India has long suffered from a shortage of critically minded contemporary art exhibition spaces. Beside the booming commercial galleries, only a couple of museums have organized exhibitions of artists aged under 60. In this context the long-awaited Devi Art Foundation, owned by mother and son Lekha and Anupam Poddar, opened its doors to much acclaim. The foundation is located in Gurgaon, a satellite town of New Delhi where IT start-ups and sundry multinational firms have established headquarters. Tucked between Gurgaon’s office buildings and luxury shopping malls, and surrounded by potholed streets and construction sites, the building, designed by Aniket Bhagwat in an industrial style, echoes other international venues more than its immediate surroundings. Anupam Poddar started collecting in 1999 and has proceeded at a relentless pace. Building on his mother’s holdings of modern and folk art, he has amassed an unequalled collection of contemporary art from South Asia. Acquiring in depth from his favourite artists, Poddar has distinguished himself from other Indian art investors. The foundation will showcase three exhibitions a year, all based on its owners’ collection, and organized by guest curators.
The first exhibition, ‘Still Moving Image’, curated by Deeksha Nath, was dedicated to video and photography by 25 Indian artists. It drew on a wide spectrum of works and managed to bring in a few unexpected choices. In doing so, it engaged with a broad range of themes, such as the political trajectory of post-Independence India, especially the rise of the extremist Hindu right wing, gender inequality and representation, India’s alarming environmental record, and its chaotic urban experience. But its catch-all curatorial concept was sometimes difficult to gauge. The disappointing catalogue essay states that the exhibition is an ‘examination of images that “move us”’ and adds that ‘it is the investment of an “idea” that underscores many of the works’. While many ideas – maybe too many – made a strong case for the vibrancy of the exhibition, these did not always add up. Instead, the show should have stood up for what it is: a great selection of contemporary Indian art taken from a private collection.
In Tejal Shah’s I Love My India (2003) youngsters interviewed in a theme park were asked what they thought of Indian democracy while they were shooting at a group of balloons reading ‘I love my India’. When questioned on the anti-Muslim pogroms carried out in Gujarat in 2002, they could only vaguely remember what had happened. Several artists seemed to act against the widespread apathy that has led the middle class to disengage from mainstream politics. While in this case the documentary format proved adequate, other works felt contrived, such as Ranbir Kaleka’s video of a man standing in water holding a cockerel in his hands (Man with Cockerel 2, 2004) and Atul Bhalla’s video and photographs of himself killing a goat according to halal prescriptions in order to make a traditional form of water carrier out of the goat’s skin (Mashk, 2006).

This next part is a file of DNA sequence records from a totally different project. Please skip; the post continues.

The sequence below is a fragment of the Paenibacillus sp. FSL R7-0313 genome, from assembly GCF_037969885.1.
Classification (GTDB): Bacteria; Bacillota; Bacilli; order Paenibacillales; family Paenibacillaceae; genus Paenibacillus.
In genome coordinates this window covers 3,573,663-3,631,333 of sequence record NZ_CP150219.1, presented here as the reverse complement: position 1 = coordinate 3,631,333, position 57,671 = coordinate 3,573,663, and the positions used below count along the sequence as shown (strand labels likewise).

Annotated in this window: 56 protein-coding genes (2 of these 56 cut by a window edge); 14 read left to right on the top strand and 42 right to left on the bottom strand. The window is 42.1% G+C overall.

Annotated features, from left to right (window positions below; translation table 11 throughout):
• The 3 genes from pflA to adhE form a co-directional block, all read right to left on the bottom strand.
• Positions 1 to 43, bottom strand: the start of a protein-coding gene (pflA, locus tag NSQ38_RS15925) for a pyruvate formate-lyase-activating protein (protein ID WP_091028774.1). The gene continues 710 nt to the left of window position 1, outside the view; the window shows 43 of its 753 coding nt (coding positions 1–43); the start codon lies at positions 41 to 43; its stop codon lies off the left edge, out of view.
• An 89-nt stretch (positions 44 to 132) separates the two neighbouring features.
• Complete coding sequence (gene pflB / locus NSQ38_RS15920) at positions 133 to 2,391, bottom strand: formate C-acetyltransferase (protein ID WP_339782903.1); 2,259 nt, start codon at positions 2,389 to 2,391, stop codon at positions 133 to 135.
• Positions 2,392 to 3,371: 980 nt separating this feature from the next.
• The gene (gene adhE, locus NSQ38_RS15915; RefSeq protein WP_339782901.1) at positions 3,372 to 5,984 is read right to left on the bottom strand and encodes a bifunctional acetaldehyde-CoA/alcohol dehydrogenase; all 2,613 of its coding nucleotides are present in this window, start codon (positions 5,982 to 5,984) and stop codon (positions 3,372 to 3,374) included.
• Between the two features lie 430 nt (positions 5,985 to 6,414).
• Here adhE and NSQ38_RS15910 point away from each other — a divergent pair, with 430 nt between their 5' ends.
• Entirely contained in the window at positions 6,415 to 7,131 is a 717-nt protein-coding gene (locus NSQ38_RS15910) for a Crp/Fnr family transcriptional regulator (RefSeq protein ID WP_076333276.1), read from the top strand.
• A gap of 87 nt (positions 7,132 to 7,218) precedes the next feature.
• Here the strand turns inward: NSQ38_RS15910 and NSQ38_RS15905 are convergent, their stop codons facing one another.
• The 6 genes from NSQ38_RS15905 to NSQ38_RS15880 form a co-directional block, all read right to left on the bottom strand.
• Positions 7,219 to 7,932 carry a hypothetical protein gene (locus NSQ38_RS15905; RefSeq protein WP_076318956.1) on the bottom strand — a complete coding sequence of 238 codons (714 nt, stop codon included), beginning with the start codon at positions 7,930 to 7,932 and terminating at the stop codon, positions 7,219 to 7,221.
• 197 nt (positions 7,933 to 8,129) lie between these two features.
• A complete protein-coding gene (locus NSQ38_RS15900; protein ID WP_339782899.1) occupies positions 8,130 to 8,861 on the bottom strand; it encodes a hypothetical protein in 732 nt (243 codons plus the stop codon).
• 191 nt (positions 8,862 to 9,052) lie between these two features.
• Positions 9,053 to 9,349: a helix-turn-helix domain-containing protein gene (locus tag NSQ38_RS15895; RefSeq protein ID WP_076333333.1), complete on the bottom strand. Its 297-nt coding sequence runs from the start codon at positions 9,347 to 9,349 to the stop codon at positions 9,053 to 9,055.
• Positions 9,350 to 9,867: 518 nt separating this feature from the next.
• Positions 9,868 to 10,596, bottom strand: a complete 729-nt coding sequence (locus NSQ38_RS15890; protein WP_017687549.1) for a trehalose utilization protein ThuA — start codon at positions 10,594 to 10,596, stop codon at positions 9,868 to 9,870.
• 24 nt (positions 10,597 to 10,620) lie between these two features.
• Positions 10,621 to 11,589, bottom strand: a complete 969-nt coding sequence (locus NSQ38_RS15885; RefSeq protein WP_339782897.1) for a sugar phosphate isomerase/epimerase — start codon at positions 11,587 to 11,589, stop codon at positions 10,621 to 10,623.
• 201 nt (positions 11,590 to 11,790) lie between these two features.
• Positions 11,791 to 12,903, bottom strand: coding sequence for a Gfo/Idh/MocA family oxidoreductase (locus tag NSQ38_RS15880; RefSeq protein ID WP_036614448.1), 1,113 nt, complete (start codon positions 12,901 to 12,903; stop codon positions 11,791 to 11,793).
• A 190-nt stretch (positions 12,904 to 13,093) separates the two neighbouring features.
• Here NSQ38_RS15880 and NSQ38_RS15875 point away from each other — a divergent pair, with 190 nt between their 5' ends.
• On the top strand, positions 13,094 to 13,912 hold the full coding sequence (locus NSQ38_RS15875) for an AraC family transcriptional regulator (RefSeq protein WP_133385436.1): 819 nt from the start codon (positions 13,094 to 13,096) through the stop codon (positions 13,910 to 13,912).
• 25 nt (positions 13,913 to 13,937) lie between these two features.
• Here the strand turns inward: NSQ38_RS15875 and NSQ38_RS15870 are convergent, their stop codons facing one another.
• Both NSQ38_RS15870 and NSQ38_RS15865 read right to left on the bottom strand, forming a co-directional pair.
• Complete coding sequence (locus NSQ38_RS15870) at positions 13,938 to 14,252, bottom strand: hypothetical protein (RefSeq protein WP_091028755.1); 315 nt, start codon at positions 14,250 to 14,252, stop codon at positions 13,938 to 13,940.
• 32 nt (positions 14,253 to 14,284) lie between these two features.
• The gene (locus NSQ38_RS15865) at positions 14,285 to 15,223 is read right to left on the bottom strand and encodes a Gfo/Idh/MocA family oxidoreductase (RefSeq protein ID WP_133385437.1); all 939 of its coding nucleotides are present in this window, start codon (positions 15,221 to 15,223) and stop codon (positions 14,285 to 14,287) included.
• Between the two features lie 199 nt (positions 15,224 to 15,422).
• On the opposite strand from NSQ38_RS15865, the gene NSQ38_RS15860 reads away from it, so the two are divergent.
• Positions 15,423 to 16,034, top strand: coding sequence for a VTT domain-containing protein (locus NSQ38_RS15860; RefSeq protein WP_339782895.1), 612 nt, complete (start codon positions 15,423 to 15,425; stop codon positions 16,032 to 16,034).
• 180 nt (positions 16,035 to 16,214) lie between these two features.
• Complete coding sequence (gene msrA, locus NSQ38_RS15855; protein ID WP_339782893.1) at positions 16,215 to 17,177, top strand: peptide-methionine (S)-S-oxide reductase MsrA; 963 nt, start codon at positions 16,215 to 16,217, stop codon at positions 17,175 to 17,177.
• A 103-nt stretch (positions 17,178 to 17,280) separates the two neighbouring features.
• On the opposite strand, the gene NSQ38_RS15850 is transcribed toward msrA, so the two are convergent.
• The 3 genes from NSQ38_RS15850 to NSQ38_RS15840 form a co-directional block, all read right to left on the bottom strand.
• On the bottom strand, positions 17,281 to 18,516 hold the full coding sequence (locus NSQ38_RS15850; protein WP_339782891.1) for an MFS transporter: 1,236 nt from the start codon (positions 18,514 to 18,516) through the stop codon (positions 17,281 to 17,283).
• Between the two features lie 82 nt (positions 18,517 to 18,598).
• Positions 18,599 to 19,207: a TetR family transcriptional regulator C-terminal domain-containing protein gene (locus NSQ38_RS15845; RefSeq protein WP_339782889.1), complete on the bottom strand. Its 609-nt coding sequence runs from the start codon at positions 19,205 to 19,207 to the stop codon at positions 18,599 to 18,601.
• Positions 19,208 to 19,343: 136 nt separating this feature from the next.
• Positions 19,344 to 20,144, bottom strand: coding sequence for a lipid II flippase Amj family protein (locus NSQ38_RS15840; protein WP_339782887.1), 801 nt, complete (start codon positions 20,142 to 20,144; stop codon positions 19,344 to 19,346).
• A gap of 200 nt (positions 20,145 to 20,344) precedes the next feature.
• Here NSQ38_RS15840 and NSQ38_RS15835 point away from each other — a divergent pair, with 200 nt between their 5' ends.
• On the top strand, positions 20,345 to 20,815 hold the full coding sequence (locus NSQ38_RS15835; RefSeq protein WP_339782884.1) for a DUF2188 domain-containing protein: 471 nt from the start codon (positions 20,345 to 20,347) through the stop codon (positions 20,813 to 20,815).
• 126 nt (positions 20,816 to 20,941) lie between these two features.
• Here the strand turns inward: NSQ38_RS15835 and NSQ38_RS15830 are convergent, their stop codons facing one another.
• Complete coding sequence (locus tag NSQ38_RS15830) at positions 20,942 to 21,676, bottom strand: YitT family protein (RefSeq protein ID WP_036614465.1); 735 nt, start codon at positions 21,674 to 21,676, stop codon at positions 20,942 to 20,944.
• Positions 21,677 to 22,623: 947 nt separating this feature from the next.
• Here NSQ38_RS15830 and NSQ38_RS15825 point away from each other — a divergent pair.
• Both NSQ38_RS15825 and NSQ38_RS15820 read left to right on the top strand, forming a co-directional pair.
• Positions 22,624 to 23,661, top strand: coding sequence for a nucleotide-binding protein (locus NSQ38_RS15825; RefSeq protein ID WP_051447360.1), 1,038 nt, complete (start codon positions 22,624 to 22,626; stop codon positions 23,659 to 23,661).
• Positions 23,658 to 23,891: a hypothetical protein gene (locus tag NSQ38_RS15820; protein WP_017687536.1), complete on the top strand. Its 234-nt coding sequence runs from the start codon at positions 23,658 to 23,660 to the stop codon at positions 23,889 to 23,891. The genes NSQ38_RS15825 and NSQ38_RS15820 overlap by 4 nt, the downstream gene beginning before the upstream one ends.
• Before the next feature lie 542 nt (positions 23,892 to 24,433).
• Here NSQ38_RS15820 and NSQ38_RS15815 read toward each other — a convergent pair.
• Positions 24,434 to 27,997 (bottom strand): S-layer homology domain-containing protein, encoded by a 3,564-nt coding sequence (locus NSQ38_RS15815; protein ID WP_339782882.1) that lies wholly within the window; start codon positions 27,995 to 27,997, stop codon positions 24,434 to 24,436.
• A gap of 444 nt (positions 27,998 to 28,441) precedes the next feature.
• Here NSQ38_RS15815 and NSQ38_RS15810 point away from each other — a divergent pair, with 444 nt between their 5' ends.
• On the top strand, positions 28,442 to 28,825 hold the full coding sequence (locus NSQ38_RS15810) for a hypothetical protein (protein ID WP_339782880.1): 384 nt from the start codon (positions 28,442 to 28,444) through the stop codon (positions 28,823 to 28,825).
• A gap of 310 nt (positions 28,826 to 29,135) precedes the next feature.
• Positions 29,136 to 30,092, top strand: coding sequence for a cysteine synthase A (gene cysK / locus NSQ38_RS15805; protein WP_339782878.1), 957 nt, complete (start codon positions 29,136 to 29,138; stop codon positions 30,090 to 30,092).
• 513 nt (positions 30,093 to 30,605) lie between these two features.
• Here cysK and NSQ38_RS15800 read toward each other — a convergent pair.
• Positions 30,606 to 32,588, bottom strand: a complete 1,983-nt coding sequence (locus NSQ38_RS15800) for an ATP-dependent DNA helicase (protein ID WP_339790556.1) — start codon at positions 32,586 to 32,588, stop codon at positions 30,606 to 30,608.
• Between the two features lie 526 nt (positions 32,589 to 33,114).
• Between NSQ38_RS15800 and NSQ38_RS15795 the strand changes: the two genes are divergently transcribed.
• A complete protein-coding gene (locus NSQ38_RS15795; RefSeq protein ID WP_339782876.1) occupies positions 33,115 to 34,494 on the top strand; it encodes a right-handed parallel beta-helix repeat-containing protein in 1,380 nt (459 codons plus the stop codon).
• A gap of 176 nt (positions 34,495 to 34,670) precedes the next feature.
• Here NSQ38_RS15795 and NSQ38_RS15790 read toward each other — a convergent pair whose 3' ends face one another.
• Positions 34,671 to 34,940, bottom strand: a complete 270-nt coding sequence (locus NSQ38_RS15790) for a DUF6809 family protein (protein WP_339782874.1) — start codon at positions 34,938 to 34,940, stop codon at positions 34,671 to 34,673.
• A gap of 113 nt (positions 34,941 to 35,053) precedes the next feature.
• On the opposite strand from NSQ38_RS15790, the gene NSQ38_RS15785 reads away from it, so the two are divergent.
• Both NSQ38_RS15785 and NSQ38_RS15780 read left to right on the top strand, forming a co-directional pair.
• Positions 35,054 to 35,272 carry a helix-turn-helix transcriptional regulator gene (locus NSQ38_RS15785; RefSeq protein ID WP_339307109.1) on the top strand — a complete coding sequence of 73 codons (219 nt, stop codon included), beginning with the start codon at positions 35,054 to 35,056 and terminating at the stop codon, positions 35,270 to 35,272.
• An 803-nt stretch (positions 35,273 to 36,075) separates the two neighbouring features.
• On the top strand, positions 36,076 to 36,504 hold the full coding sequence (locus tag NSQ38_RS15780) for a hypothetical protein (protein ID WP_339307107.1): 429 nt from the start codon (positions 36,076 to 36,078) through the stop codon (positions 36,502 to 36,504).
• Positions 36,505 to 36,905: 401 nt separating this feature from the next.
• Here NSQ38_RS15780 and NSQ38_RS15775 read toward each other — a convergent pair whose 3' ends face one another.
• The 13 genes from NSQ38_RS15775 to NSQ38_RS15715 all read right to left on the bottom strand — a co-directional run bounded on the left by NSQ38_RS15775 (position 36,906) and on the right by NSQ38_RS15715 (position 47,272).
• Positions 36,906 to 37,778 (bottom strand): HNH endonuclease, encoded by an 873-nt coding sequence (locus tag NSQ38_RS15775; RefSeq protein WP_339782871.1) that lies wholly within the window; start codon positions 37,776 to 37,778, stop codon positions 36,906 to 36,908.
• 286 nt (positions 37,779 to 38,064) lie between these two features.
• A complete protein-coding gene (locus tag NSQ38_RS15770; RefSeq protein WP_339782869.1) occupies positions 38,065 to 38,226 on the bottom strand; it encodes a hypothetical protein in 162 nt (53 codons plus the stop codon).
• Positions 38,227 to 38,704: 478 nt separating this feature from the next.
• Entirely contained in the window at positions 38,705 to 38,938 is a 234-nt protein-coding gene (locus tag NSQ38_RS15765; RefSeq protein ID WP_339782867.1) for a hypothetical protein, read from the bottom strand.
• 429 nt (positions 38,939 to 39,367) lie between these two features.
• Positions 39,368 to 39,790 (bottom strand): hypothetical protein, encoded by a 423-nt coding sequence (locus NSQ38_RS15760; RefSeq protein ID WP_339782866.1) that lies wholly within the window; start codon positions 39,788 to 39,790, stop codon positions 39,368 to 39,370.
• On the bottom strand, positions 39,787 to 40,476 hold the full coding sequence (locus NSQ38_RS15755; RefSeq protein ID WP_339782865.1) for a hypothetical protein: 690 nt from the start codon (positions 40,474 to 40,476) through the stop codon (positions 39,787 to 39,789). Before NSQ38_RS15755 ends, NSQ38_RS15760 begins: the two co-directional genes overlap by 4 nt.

More effectively, ‘Still Moving Image’ showed a predilection for photographs and medium-size installations that inventively rework the fabric of everyday Indian life. Vivan Sundaram’s Great Indian Bazaar (1997) consisted of an accumulation of photographs of bric-à-brac. Lighter in tone, Pushpamala N.’s series of humorous staged self-portrait photographs were confronted with Bharti Kher’s snappy takes on the Indian housewife.
Elsewhere Ram Rahman’s poised black and white portraits of male performers posing as female folk characters (Bhavai Actor, 1983) – the only conventional photography on display – added an intimate dimension, as did Sheba Chhachhi’s The Mermaid’s Mirror (2005), which consisted of a series of TV-like back-lit boxes that displayed portraits of legendary 1950s’ Bollywood actress Mina Kumar in a hypnotic evanescent light.
By contrast, Shilpa Gupta’s brilliant installation, Untitled (2006), was the only one to avoid references to India. Five people were invited to enter a room in which their shadows were projected onto a screen. Slowly, half-human, half-mechanized forms, suspended from puppet-like strings, entered the screen and converged towards the viewers’ shadows before crashing onto the floor to a grinding soundtrack. After merging with the harrowing landscape, the shadows were eventually submerged by the enigmatic forms. The installation made a truly lasting impression but felt disconnected from the other works. Yet, fittingly, such idiosyncratic choices reminded the viewer that the exhibition was based on elective affinities as much as the desire to make an authoritative statement about Indian contemporary art.
Despite its elusive curatorial line and the absence of a number of promising artists, the exhibition, with its vivid portrait of video- and photography-based practices in India today, was an exciting start for the foundation. With its planned educational programme and line-up of exhibitions (the next show will be a collaboration with Delhi’s Jawaharlal Nehru University, followed by an exhibition of contemporary art from Pakistan), the foundation seems ready to meet the expectations it has raised.